Man On A Ledge

It’s one thing for a movie to ask you to suspend disbelief and another for it to ask you to suspend all logic. Though action films and thrillers regularly break the laws of physics and biology, strong characters and story will allow you go along with them for the sake of diversion. Man on a Ledge, however, includes far too many logical leaps, and lacks any interesting elements, resulting in an asinine, poor excuse for entertainment.

The movie begins as Nick Cassidy (Sam Worthington) rents a hotel room in New York City, takes a step out of his window on to a ledge, and threatens to end his own life. But while the cops and New York citizens all think that Nick is threatening suicide, the truth is that he is just a decoy. A former cop, Nick was framed and arrested for stealing a wealthy businessman’s (Ed Harris) precious diamond and by walking out on the ledge has kick-started a plan to prove his own innocence. Nick’s brother, Joey (Jamie Bell), and the brother’s girlfriend, Angie (Genesis Rodriguez), are pilfering the very same jewel that Nick supposedly stole.

While most heist films are built on the clever ways in which the main characters are able to overcome obstacles and various security devices, Nick, Joey and Angie's plan is extraordinarily dumb. From their plan to trick the surveillance cameras by sliding a photograph over the lens (when the guard is conveniently looking away) to the fact that breaking and entering is always a crime (even if you’re doing it to prove your own innocence), the plot of the movie makes no sense and constantly has the audience questioning the intelligence of the characters. The reality is that if anyone were to try to reenact this exact crime in real life it would take the cops about 15 minutes to figure out what was going on and haul all of the criminals to jail.

Man on a Ledge is a thriller completely devoid of thrills, as the viewers never get the sense that the heist may fail or that Nick is in any real danger. Not helping is Asger Leth’s direction. While you’d think a film about a man on a ledge would occasionally try to induce vertigo or mess with the acrophobics watching the film, the movie might as well be set five feet above the ground for the number of times that it uses the high elevation to elicit any kind of reaction. Scenes outside of the hotel are constantly shot from the same angle, with Worthington huddled against the stone face of the building and a cop occasionally leaning out the window to talk to him. Eventually the repetition and tedium of the composition wears you down to the point that even when things do get mildly interesting in the plot it all still looks the same.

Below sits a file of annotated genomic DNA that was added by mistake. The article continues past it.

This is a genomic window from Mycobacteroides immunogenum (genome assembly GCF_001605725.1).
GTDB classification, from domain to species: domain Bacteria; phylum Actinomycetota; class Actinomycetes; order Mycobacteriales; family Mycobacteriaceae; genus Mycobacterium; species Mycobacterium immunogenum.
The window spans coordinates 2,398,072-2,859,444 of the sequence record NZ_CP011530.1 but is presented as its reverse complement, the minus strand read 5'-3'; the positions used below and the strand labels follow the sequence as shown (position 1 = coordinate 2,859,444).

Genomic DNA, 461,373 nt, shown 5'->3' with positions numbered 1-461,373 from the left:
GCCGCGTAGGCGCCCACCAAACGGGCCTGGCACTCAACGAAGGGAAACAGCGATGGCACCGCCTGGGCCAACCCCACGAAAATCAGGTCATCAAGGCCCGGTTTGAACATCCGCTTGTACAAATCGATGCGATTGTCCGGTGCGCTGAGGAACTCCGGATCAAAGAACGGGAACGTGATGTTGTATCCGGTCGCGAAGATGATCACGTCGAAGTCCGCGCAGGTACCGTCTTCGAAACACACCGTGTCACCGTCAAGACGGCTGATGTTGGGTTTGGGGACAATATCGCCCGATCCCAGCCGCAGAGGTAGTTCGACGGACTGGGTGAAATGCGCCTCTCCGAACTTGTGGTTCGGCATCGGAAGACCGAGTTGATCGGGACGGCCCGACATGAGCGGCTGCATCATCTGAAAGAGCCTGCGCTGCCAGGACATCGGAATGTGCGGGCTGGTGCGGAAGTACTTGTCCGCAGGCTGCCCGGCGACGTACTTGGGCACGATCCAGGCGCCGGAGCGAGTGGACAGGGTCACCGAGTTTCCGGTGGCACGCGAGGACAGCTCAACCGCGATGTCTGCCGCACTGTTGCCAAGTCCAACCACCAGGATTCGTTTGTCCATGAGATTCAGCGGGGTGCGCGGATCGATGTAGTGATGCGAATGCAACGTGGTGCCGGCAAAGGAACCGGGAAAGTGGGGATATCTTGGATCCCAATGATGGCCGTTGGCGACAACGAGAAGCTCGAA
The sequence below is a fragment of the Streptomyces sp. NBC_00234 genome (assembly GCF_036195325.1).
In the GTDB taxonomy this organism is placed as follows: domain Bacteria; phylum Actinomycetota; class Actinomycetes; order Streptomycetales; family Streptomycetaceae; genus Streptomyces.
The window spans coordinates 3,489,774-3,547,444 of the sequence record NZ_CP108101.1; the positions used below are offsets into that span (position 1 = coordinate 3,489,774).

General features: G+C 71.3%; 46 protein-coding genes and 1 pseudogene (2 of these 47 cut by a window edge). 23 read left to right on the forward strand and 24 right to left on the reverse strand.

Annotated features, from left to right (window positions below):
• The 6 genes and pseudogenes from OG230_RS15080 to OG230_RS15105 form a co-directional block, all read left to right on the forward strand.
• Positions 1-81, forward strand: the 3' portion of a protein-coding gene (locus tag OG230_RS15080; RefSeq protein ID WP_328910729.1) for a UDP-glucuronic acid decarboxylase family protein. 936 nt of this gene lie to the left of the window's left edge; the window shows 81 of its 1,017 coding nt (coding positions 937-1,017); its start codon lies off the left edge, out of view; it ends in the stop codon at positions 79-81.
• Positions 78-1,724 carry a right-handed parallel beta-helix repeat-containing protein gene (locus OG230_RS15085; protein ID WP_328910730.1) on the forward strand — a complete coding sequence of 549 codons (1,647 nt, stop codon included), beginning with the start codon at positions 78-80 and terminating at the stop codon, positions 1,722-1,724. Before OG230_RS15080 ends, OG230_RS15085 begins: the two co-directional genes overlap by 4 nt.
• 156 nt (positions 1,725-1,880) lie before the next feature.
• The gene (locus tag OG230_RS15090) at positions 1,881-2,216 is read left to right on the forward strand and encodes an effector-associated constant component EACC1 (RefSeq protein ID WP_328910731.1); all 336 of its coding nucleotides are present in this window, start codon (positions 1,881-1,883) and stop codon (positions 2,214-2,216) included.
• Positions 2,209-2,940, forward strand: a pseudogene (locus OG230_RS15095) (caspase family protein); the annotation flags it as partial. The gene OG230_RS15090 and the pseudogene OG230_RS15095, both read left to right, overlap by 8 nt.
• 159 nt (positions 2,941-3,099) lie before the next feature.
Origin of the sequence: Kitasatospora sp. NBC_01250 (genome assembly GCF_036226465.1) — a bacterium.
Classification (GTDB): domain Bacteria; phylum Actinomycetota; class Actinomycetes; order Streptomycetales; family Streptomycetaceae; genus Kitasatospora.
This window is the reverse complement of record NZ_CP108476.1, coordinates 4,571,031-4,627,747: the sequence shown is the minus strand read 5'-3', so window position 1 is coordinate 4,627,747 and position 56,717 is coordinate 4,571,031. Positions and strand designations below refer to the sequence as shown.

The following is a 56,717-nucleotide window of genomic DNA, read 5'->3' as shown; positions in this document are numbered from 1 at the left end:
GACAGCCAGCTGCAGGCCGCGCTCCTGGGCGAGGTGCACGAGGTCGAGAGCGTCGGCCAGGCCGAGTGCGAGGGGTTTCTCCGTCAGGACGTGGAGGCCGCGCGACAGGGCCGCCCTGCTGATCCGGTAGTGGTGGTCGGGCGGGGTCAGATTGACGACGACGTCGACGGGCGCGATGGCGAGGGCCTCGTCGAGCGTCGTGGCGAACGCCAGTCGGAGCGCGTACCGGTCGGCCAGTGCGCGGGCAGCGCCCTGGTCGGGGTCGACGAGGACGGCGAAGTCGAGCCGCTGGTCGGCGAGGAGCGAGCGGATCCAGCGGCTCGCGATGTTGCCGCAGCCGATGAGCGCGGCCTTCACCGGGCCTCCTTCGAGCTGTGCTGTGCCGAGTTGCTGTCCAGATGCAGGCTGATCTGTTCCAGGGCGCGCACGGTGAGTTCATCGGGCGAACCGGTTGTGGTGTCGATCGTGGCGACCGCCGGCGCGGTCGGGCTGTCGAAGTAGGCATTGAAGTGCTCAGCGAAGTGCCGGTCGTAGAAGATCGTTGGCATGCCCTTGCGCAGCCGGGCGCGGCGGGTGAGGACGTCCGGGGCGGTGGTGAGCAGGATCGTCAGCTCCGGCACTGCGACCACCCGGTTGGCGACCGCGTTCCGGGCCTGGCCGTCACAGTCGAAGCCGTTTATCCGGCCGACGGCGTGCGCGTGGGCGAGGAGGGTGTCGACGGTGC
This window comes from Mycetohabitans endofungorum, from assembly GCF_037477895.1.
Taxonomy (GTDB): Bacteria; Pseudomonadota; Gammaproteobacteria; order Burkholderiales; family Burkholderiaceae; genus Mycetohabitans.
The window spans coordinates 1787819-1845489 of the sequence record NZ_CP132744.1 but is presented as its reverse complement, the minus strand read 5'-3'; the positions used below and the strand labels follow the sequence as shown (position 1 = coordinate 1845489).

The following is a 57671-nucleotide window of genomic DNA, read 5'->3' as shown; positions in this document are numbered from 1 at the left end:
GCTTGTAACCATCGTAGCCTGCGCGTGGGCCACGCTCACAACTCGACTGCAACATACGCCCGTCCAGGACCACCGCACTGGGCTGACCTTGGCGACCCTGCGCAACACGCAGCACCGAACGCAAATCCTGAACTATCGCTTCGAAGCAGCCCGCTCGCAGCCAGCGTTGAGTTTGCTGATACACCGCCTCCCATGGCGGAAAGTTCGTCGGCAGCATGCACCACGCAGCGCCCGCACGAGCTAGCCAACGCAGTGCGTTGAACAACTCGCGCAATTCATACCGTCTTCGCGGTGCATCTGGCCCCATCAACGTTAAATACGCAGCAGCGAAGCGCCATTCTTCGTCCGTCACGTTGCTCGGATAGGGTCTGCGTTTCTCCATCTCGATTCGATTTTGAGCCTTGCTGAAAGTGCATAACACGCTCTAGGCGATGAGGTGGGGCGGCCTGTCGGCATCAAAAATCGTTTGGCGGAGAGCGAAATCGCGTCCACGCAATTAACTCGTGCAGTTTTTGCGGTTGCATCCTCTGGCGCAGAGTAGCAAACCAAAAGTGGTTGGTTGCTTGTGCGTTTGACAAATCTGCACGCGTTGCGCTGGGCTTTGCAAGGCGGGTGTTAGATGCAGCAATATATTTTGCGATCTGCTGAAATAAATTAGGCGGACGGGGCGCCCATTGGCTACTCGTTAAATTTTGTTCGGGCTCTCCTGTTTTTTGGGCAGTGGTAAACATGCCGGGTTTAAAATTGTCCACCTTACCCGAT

Though this is supposed to be Nick’s revenge, he is completely dull and neutralized by the simple fact that he is stuck on a ledge. He is involved with the heist, as he does occasionally speak to his teammates through a radio in his collar, but he’s not calling the plays or giving them precise directions, just checking in on progress. The real action is happening with Joey and Angie, but they have no real stake in the situation other than their loyalty to Nick. He’s nothing more than what the title says he is. And we're only told about the bad stuff that Harris's character does, so that without third-person exposition, you'd think he was just an ordinary rich guy who owns a diamond and yells a lot. You can’t cheer for the hero because he’s not doing anything and you can’t root against the villain because he’s so passive. So who cares?

The fact that Pablo F. Fenjves’ script went through so many hands without the logical fallacies being pointed out and fixed is nothing short of astonishing. The supporting cast, which includes great names like Edward Burns, Kyra Sedgwick, Anthony Mackie, William Sadler and Titus Welliver, is completely wasted, as most of them just spend their time either standing in a hotel room or standing on the New York streets. I’m sure Man on a Ledge sounded interesting when it was first pitched, but the result is garbage.

Eric Eisenberg
Assistant Managing Editor

NJ native who calls LA home and lives in a Dreamatorium. A decade-plus CinemaBlend veteran who is endlessly enthusiastic about the career he’s dreamt of since seventh grade.